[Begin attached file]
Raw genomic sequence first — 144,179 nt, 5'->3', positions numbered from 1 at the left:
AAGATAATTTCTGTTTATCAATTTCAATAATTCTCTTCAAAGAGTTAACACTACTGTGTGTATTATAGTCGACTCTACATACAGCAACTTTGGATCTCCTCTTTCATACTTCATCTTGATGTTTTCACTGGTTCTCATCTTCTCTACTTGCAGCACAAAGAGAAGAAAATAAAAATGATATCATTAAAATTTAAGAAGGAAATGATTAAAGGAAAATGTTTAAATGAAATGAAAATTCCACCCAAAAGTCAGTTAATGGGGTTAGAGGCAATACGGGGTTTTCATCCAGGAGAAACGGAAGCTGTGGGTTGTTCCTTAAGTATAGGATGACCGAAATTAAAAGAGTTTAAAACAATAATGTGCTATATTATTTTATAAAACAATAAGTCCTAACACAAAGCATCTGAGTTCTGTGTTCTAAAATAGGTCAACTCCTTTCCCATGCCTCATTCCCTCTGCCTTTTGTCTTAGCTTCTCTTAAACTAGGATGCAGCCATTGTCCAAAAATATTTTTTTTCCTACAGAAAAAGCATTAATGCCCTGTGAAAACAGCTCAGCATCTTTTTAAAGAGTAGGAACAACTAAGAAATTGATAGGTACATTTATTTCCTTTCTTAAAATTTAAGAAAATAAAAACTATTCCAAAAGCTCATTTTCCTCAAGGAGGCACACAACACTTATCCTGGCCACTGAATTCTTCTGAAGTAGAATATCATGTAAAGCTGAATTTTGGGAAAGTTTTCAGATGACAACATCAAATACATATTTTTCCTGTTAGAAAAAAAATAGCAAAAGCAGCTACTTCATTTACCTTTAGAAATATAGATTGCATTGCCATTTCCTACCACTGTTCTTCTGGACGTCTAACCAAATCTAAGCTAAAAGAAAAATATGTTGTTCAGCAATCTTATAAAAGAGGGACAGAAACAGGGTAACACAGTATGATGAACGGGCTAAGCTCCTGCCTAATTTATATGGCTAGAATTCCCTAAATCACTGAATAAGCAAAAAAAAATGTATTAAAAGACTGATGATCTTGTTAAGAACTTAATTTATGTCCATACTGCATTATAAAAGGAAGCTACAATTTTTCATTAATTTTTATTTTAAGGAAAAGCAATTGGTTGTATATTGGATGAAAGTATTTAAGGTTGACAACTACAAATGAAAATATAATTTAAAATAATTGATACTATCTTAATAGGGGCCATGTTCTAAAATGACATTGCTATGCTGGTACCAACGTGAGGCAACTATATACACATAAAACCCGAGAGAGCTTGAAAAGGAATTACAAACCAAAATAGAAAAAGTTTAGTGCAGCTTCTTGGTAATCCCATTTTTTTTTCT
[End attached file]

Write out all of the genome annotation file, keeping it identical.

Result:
Raw genomic sequence first — 144,179 nt, 5'->3', positions numbered from 1 at the left:
AAGATAATTTCTGTTTATCAATTTCAATAATTCTCTTCAAAGAGTTAACACTACTGTGTGTATTATAGTCGACTCTACATACAGCAACTTTGGATCTCCTCTTTCATACTTCATCTTGATGTTTTCACTGGTTCTCATCTTCTCTACTTGCAGCACAAAGAGAAGAAAATAAAAATGATATCATTAAAATTTAAGAAGGAAATGATTAAAGGAAAATGTTTAAATGAAATGAAAATTCCACCCAAAAGTCAGTTAATGGGGTTAGAGGCAATACGGGGTTTTCATCCAGGAGAAACGGAAGCTGTGGGTTGTTCCTTAAGTATAGGATGACCGAAATTAAAAGAGTTTAAAACAATAATGTGCTATATTATTTTATAAAACAATAAGTCCTAACACAAAGCATCTGAGTTCTGTGTTCTAAAATAGGTCAACTCCTTTCCCATGCCTCATTCCCTCTGCCTTTTGTCTTAGCTTCTCTTAAACTAGGATGCAGCCATTGTCCAAAAATATTTTTTTTCCTACAGAAAAAGCATTAATGCCCTGTGAAAACAGCTCAGCATCTTTTTAAAGAGTAGGAACAACTAAGAAATTGATAGGTACATTTATTTCCTTTCTTAAAATTTAAGAAAATAAAAACTATTCCAAAAGCTCATTTTCCTCAAGGAGGCACACAACACTTATCCTGGCCACTGAATTCTTCTGAAGTAGAATATCATGTAAAGCTGAATTTTGGGAAAGTTTTCAGATGACAACATCAAATACATATTTTTCCTGTTAGAAAAAAAATAGCAAAAGCAGCTACTTCATTTACCTTTAGAAATATAGATTGCATTGCCATTTCCTACCACTGTTCTTCTGGACGTCTAACCAAATCTAAGCTAAAAGAAAAATATGTTGTTCAGCAATCTTATAAAAGAGGGACAGAAACAGGGTAACACAGTATGATGAACGGGCTAAGCTCCTGCCTAATTTATATGGCTAGAATTCCCTAAATCACTGAATAAGCAAAAAAAAATGTATTAAAAGACTGATGATCTTGTTAAGAACTTAATTTATGTCCATACTGCATTATAAAAGGAAGCTACAATTTTTCATTAATTTTTATTTTAAGGAAAAGCAATTGGTTGTATATTGGATGAAAGTATTTAAGGTTGACAACTACAAATGAAAATATAATTTAAAATAATTGATACTATCTTAATAGGGGCCATGTTCTAAAATGACATTGCTATGCTGGTACCAACGTGAGGCAACTATATACACATAAAACCCGAGAGAGCTTGAAAAGGAATTACAAACCAAAATAGAAAAAGTTTAGTGCAGCTTCTTGGTAATCCCATTTTTTTTTCT